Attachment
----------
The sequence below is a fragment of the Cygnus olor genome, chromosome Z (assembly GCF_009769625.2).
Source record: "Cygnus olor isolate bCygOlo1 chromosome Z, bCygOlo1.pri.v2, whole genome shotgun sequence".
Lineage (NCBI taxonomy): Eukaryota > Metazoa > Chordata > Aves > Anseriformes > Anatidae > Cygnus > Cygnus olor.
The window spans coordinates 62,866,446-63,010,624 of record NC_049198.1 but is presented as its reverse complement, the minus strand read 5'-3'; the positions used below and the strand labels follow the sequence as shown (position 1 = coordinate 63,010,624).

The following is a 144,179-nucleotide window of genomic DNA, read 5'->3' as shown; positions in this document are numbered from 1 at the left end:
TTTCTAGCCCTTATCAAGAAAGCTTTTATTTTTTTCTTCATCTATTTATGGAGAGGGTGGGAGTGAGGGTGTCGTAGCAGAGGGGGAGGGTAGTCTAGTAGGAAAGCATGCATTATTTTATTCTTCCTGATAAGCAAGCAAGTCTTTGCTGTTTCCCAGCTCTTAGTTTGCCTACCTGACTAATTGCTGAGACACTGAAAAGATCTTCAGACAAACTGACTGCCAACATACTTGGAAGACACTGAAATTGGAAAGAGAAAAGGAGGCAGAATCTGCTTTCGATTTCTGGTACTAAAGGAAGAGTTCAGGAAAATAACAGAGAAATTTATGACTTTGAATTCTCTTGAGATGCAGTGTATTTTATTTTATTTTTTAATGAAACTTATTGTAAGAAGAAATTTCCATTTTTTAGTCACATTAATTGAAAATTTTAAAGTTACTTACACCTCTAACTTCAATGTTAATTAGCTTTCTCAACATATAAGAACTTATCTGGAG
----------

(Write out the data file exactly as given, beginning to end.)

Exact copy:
The sequence below is a fragment of the Cygnus olor genome, chromosome Z (assembly GCF_009769625.2).
Source record: "Cygnus olor isolate bCygOlo1 chromosome Z, bCygOlo1.pri.v2, whole genome shotgun sequence".
Lineage (NCBI taxonomy): Eukaryota > Metazoa > Chordata > Aves > Anseriformes > Anatidae > Cygnus > Cygnus olor.
The window spans coordinates 62,866,446-63,010,624 of record NC_049198.1 but is presented as its reverse complement, the minus strand read 5'-3'; the positions used below and the strand labels follow the sequence as shown (position 1 = coordinate 63,010,624).

The following is a 144,179-nucleotide window of genomic DNA, read 5'->3' as shown; positions in this document are numbered from 1 at the left end:
TTTCTAGCCCTTATCAAGAAAGCTTTTATTTTTTTCTTCATCTATTTATGGAGAGGGTGGGAGTGAGGGTGTCGTAGCAGAGGGGGAGGGTAGTCTAGTAGGAAAGCATGCATTATTTTATTCTTCCTGATAAGCAAGCAAGTCTTTGCTGTTTCCCAGCTCTTAGTTTGCCTACCTGACTAATTGCTGAGACACTGAAAAGATCTTCAGACAAACTGACTGCCAACATACTTGGAAGACACTGAAATTGGAAAGAGAAAAGGAGGCAGAATCTGCTTTCGATTTCTGGTACTAAAGGAAGAGTTCAGGAAAATAACAGAGAAATTTATGACTTTGAATTCTCTTGAGATGCAGTGTATTTTATTTTATTTTTTAATGAAACTTATTGTAAGAAGAAATTTCCATTTTTTAGTCACATTAATTGAAAATTTTAAAGTTACTTACACCTCTAACTTCAATGTTAATTAGCTTTCTCAACATATAAGAACTTATCTGGAG